I searched the net since quite some time for experiences and examples that demonstrate the performance and quality of Leica M10 or SL files for large printing. With large prints I mean sizes up to 150cm (60") on the long side. There are lots of comparisons and reviews between cameras of different makes, e.g. between SL and Hasselblad X1D, but they concentrate mainly on usability or spec-sheet resolution etc. They don't say anything about the final product, which is the print. Print quality from files of a particular camera is nearly never mentioned or discussed. I would like to ask the community here for experiences with printing large from Leica full frame cameras such as M10, SL, 240 or even M9. I know, many of the answers will state "quality is subjective", "depends on viewing distance" or "depends on expectation", etc. But maybe this thread is able to shed some more light on people's experience. I'm sure there must be some prints out there of such sizes. Did you send your SL or M images for example to services such as whitewall.com to produce such large prints? Do you print yourself? How do M or SL files hold up in a 40x60" print? Are they totally inferior to a print from digital medium format... ?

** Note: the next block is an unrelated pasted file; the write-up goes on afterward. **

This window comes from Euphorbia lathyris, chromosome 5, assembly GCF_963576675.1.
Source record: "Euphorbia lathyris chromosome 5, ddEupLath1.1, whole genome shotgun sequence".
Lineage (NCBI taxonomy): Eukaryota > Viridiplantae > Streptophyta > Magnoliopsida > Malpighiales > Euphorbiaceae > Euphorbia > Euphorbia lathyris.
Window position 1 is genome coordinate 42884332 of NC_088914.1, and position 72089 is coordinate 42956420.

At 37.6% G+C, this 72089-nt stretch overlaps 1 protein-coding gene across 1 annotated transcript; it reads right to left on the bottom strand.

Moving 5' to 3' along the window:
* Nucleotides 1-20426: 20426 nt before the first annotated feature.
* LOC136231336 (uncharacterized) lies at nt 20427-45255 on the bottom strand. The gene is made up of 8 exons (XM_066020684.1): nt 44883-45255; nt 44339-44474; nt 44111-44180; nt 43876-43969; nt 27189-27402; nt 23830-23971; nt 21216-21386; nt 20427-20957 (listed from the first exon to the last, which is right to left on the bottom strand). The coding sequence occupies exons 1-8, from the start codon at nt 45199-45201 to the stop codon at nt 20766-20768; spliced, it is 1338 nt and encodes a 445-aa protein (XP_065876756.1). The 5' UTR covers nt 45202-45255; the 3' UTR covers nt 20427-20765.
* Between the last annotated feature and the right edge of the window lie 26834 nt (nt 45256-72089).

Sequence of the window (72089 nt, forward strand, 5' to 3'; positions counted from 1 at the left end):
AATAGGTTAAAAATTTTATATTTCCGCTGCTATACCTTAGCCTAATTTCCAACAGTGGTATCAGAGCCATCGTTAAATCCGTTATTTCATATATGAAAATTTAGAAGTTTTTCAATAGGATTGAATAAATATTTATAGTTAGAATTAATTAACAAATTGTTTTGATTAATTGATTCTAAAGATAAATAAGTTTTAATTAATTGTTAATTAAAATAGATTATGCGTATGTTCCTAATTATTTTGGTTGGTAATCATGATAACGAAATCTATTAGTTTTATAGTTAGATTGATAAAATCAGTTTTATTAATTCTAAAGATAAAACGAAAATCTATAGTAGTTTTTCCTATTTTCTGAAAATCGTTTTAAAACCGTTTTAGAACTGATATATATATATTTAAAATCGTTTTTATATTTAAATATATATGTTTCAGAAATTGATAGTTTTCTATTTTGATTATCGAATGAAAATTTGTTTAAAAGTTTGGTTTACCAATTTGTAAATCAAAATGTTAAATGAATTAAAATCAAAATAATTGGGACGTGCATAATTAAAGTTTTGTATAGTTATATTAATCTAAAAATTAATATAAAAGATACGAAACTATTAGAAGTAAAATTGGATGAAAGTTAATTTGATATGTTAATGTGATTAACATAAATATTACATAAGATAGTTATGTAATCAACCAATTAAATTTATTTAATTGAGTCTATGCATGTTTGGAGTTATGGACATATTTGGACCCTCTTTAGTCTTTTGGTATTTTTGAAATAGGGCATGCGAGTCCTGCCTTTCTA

Cheers, Peter
    • By PeterSchlicht
      Ladies and gents,